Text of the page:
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K. Brian Kelley - Databases, Infrastructure, and Security

IT Security, MySQL, Perl, SQL Server, and Windows technologies.

More on xp_logininfo

In this post, I talked about using xp_logininfo in order to get the permission paths for a particular Windows account. If you've never used xp_logininfo, it can be a valuable tool when you're trying to figure all the ways a particular user account maps into SQL Server. After all, a Windows user could be a member of multiple Windows groups and two or more of those groups may have been granted the ability to logon to SQL Server. Let's talk a look at xp_logininfo to see how to use it.

Usage:

There are three parameters: @acctname, @option, and @privilege (ignore SQL Server 2000's Books Online entry where the syntax is given as @privelege, as that is incorrect). The last parameter, @privilege, is an output parameter but I'll admit that I've never used it. It's supposed to return the privilege of the Windows account specified in @acctname, but if I specify anything other than 'Not wanted' as a value for it, SQL Server generates the following error:

Msg 15600, Level 15, State 1, Procedure xp_logininfo, Line 16
An invalid parameter or option was specified for procedure 'sys.xp_logininfo'.


If I specify 'Not wanted', that's what I get back. I haven't found that last parameter particularly useful as the privilege for a given SQL Server login is always given as part of the result set. The first parameter, @acctname is self-explanatory. If that's specified, it'll return rows back based on what SQL Server knows of the login. For instance, this will return information about the user Domain\User:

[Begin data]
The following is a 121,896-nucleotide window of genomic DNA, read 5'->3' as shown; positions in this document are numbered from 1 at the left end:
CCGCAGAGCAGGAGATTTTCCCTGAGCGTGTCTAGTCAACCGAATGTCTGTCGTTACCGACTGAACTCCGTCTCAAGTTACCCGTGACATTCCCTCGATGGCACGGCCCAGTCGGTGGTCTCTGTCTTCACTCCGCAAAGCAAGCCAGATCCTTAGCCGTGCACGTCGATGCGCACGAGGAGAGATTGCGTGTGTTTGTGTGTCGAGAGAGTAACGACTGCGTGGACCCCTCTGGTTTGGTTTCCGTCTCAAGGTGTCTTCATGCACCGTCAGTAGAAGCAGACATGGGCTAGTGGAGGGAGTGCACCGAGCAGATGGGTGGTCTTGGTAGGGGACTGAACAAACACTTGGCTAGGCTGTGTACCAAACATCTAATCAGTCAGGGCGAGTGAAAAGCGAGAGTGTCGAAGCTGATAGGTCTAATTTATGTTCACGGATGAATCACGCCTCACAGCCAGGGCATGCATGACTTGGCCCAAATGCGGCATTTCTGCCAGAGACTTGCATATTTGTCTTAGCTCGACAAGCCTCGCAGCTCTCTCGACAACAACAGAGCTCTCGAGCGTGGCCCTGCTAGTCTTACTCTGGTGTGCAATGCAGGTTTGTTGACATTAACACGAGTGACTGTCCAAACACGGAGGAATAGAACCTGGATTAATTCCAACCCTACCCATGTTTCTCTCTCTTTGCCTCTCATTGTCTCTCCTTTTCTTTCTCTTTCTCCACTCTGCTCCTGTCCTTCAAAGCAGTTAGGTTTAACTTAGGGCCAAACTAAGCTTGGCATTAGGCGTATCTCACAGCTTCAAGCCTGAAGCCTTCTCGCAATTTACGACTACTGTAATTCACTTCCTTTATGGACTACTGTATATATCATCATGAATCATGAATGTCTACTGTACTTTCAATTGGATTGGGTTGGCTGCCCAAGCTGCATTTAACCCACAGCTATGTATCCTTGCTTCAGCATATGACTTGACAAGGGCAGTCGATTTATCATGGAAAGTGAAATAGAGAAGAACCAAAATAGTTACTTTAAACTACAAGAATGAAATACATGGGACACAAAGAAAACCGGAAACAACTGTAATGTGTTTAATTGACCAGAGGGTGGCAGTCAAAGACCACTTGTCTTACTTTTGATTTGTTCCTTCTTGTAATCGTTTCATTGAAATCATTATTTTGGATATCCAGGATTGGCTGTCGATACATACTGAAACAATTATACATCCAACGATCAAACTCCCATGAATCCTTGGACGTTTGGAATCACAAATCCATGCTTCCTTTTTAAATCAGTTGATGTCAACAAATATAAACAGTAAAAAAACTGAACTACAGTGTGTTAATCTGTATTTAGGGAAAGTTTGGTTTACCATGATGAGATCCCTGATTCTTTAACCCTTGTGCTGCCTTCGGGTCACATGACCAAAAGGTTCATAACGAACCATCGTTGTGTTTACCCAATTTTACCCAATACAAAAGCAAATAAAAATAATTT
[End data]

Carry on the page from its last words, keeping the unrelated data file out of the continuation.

EXEC xp_logininfo 'Domain\User'

By default, only one row will be returned. However, in some cases a given user account can have multiple permission paths. To see them all, specify a value for option: 'all'. For instance:

EXEC xp_logininfo 'Domain\User', 'all'

If you want to see the members of a particular Windows group instead, specify the group name for the @acctname parameter and the value 'members' for the @option parameter. A good example of seeing who all is in BUILTIN\Administrators is the following:

EXEC xp_logininfo 'BUILTIN\Administrators', 'members'

Limitations:

In testing on SQL Server 2000, I have found limitations with xp_logininfo, but they tend to deal with nested groups and domain local groups. For instance, Domain\Domain Admins is added by default to the local Administrators group whenever a server is added to a domain. Doing a member listing on BUILTIN\Administrators I can see Domain\Domain Admins just fine (where the first Domain represents my domain). However, if I try and execute xp_logininfo 'Domain\Domain Admins', I won't get anything back unless Domain\Domain Admins is also a valid login for SQL Server.

The domain local group is typically used when you want to create a security group to contain a global group from another domain. For instance, I want to make Domain2\Domain Admins a member of a domain local group Domain\Other Admins. I can then use Domain\Other Admins anywhere I want to grant security without issue. However, if I were to run an xp_logininfo against either group, I won't get anything back, just like with the nested group above. Therefore, xp_logininfo doesn't help me a whole lot here, either.

If I want to get around these two limitations, unfortunately I am forced to run scripts against the domain. So while xp_logininfo can be useful for individual user accounts, I wouldn't use it against most groups, at least not in SQL Server 2000. I need to test it on SQL Server 2005 on a domain to determine if the behavior remains the same. Once I do, I'll post to the blog. Therefore, these limitations may be fixed in the newest version. However, as of SQL Server 2000 SP4, these limitations were present.


Comments

Posted by ric.murri on 13 November 2014

It appears that the limitations are still present in SQL Server 2012 (at least in the nested group having to have a valid login for SQL Server)

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